Activities such as collaborating on presentations, or creating and editing shared texts are just the beginning. A few best practice examples can be found in Heidi Neltner’s SAMR Smash – Integrating iPads into Teaching & Learning Practices. I found this to be a very important resource, guiding me through my own SAMR development. The article helped guide me through Language and Math in my first year with iPads in Grade Two. Several graphics in the article contain verbs for each SAMR level, to embed in your teaching and also have clear parallels to the New Bloom’s Taxonomy. In our classroom we are fortunate to be a part of the Global Book Project by Heather Simpson’s Grade Two class in Canada. My students have contributed to the publishing of three informational eBooks about Switzerland. An Introduction to Switzerland, Swiss Holidays & Celebrations and Recreation in Switzerland. Schools from 10 different countries have participated creating 30 grade-and-reading level appropriate resources for over 200 students. Not only do the students learn about the characteristics of a country, their global understanding and mapping skills have become very developed for their age.

Another example of practice that I have adopted is highlighted in Kelly Walsh‘s 8 Examples of Transforming Lessons Through the SAMR Cycle. As a coach of the school’s Girls Softball teams the redefinition outline of “Phys Ed – Learning To Hit a Baseball Well” describes our integration of technology perfectly. The article’s example is: “Students watch video examples and practice the techniques, then the coach/teacher videos them hitting balls and provides feedback about their technique”. We do that. The students love it. I have had the most success in Varsity Boys Basketball, where we are building a individual player’s video library to track skill development over the course of the season. Our team manager Beatriz records statistics on a Google Sheet and we have found that having access to this information has created much more ownership and given focus to our training for the athletes.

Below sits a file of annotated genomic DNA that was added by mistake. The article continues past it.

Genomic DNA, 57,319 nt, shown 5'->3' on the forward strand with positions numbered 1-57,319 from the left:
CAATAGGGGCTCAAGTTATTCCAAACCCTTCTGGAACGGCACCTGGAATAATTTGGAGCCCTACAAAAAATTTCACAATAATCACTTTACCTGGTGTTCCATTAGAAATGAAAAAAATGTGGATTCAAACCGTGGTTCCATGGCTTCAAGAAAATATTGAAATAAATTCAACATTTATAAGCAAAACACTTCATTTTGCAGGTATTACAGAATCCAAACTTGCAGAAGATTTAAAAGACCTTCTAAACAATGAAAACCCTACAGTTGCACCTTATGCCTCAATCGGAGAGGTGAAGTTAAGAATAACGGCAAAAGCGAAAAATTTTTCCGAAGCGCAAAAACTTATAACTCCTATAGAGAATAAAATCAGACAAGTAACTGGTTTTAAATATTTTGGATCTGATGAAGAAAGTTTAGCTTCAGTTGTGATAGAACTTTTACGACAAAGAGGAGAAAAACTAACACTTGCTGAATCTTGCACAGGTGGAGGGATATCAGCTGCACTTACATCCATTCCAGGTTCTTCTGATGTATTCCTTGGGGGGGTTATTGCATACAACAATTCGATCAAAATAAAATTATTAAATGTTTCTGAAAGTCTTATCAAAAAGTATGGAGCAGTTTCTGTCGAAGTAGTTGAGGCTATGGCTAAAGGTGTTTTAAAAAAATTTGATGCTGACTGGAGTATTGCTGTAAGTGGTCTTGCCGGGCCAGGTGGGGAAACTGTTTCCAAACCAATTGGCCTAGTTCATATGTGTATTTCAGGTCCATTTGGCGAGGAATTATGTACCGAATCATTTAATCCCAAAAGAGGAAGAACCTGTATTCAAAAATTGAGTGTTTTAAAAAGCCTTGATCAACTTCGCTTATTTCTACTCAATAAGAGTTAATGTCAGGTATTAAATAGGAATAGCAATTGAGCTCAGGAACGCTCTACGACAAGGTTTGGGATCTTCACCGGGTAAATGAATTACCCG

After reading Walsh’s “Learning Fractions” lesson, she inspired last year’s Fifth Grade to create in collaboration a Google Sheet with the characteristics of 2D and 3D shapes. This acted as our class’ Mathematical reference dictionary and included a link to the student explaining and modelling the shape in a video.

SAMR on paper sounds much more complicated than it really is in practice. The students have the ability to lead the lesson, as they are the ones who are currently pushing the technology boundaries in terms of time, content and accessibility.  Once the students are turned on to what is possible, they create a vortex, driving their own progress forward. Just be sure to enjoy the journey.